When kids are young, being at home is the best. Sure, most enjoy going to school and socializing with their friends, but a Friday night at home watching a movie with family is about as good as it gets.
There’s a significant shift, however, when kids reach adolescence. Their orientation moves away from the family and towards their peers. They want to find acceptance and belonging from friends, and spending time with the family can feel like a burdensome chore.
Parents are often tempted during these years to relent and allow their teens to spend all their time in their rooms, on their devices, or with friends. Who wants to be around a grumpy, irritated teenager after all?
The problem is, the foundation for a kid to make healthy choices comes from the strength of bonds within their family, and those bonds need to be nurtured over time.
According to the Search Institute, the folks who’ve done the deep, long dive into the assets every kid needs to have to flourish in life, “Research shows spending quality time together as a family helps young people strengthen skills such as leadership, good health, and success in school. About 51% of young people, ages 11–18, spend no more than two nights a week with friends ‘with nothing special to do,’ according to Search Institute surveys. Protecting young people from risky behaviors and helping them develop positive behaviors is easier when you spend time together as a family.”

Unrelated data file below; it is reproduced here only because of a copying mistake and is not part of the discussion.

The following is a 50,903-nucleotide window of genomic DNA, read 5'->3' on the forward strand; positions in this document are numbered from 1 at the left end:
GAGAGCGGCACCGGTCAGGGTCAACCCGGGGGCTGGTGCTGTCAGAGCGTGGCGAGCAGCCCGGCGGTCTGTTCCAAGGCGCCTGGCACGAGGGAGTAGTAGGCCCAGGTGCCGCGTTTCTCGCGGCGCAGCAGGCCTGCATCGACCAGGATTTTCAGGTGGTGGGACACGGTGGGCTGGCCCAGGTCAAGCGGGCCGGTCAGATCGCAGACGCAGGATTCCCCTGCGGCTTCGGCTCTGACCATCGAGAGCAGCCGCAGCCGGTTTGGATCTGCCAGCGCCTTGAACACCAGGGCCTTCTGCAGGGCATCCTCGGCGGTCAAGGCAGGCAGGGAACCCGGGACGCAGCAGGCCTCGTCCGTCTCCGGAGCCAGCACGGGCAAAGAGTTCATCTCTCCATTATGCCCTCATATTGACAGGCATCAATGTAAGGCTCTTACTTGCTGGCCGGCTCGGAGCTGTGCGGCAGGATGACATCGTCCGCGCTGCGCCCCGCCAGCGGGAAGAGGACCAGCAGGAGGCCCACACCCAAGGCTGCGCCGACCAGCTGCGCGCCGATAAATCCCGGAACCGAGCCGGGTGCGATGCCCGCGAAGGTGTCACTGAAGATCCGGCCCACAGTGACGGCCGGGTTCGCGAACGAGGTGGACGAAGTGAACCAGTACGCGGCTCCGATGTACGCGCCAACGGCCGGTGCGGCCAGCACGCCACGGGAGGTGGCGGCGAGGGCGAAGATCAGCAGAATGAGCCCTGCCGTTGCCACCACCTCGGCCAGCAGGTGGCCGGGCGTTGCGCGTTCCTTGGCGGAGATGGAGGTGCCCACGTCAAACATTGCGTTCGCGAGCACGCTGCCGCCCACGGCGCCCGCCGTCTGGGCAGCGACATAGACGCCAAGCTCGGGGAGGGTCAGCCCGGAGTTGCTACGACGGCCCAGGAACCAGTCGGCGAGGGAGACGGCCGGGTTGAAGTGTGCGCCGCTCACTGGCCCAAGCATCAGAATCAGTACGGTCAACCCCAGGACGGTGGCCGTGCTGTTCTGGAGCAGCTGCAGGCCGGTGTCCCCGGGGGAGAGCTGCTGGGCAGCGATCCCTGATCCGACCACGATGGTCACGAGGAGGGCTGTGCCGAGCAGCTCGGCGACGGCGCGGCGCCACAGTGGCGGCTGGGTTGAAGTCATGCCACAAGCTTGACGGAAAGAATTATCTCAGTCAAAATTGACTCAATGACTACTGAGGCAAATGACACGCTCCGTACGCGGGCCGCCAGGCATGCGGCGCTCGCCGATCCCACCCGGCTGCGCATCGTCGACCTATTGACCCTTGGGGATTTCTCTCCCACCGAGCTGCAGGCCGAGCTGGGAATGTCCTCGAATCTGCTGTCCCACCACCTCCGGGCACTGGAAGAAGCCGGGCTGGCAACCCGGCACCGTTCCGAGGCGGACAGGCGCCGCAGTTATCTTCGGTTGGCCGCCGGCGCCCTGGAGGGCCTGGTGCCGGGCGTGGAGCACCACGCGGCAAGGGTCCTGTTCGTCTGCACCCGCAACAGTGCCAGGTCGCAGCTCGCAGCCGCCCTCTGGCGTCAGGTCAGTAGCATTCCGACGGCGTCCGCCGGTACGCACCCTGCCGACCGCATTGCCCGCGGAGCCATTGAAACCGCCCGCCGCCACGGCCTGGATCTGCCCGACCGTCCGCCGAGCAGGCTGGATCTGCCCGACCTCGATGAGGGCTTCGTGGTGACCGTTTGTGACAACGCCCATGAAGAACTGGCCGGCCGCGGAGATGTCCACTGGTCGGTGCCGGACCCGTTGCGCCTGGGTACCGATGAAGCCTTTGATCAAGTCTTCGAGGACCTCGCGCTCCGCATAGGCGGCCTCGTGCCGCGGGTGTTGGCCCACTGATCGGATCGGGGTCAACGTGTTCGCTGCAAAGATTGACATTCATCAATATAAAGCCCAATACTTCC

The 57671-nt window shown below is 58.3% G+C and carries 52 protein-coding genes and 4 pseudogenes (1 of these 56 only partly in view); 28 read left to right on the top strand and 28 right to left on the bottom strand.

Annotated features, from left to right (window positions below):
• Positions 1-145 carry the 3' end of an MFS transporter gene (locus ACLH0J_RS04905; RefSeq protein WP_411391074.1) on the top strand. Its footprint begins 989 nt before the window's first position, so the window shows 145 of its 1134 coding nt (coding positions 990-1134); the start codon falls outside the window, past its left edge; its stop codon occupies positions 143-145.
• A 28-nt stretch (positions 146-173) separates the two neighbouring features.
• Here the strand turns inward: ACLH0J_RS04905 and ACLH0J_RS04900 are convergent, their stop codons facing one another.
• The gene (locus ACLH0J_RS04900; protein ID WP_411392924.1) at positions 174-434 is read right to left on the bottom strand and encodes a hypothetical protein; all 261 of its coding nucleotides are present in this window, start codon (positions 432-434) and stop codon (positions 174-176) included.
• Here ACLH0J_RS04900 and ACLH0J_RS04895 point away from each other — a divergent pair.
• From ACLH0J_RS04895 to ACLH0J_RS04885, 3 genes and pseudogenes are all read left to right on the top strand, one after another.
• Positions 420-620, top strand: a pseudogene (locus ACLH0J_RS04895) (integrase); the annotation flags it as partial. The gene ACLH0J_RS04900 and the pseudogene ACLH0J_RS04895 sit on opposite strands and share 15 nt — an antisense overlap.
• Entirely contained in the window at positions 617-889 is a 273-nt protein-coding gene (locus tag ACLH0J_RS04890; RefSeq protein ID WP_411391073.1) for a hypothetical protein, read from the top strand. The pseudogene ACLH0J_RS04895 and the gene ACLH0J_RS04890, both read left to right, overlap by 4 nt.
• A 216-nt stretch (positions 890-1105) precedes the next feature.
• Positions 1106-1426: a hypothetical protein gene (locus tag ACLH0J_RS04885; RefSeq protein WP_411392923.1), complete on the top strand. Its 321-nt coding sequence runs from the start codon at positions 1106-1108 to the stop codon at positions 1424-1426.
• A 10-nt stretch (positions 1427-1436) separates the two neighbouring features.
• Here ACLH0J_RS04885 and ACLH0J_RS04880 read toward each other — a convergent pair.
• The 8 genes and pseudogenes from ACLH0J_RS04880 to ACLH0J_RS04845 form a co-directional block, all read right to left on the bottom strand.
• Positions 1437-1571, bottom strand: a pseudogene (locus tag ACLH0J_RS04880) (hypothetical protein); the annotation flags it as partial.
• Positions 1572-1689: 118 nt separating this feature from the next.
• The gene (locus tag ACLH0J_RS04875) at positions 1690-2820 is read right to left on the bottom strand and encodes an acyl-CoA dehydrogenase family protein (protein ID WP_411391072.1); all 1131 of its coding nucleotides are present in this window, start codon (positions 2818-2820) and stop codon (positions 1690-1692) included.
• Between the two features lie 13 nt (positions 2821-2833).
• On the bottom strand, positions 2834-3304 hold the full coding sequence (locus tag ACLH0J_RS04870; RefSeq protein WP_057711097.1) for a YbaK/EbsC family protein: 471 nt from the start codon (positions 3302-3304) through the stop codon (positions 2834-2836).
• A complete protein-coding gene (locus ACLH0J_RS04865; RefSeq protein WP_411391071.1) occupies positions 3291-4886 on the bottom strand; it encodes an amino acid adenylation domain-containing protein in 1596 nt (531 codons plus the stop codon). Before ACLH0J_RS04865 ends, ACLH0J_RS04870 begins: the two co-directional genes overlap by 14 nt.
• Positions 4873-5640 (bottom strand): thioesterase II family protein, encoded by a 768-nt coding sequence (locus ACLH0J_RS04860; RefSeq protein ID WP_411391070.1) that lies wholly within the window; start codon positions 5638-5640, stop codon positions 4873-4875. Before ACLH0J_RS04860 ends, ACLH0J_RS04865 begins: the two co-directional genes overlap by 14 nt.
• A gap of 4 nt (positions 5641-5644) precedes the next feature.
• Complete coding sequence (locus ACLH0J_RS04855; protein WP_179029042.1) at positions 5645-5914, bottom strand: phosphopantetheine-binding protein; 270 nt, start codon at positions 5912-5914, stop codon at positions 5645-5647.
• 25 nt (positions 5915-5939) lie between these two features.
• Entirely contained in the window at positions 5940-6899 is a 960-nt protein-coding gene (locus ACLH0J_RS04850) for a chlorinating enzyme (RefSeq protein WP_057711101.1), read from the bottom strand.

It’s a tricky tension to navigate. Teenagers need to carve out a life for themselves, and they’re naturally drawn towards people and experiences outside of the home.
But, they also need plenty of time at their home base with people who accept and love them no matter what. On top of that, they are rarely easy to be around.
So, what can parents and caregivers do?
It starts with making a commitment to family time and setting clear expectations. Maybe for your family having dinner together once a week would be a natural step. Or perhaps you’re already doing that regularly, so you may choose to add in a family walk or an additional meal.
Another idea is to start a new tradition like a family game or movie night. It doesn’t really matter what it is, as long as the expectations are clear.
The most important thing for parents to do is stay committed and be engaged. It’s always tempting to grab your phone and scroll through social media, check work emails, or do some online shopping, but kids will take that as a cue and get on their devices, too. What teenagers need isn’t just time together as a family, but engaged time together.
Educators, you can encourage family time, too, by:
- Assigning students to interview a parent or sibling
- Creating mechanisms for students to review their work progress with their parents and write up a short reflection about the conversation
More family time leads to a stronger foundation for teens. They will feel more connected to people who will always support them, giving them a greater capacity for appropriate risk-taking in the world. They will also feel more grounded and less anxious therefore reducing the likelihood that they will turn to harmful substances.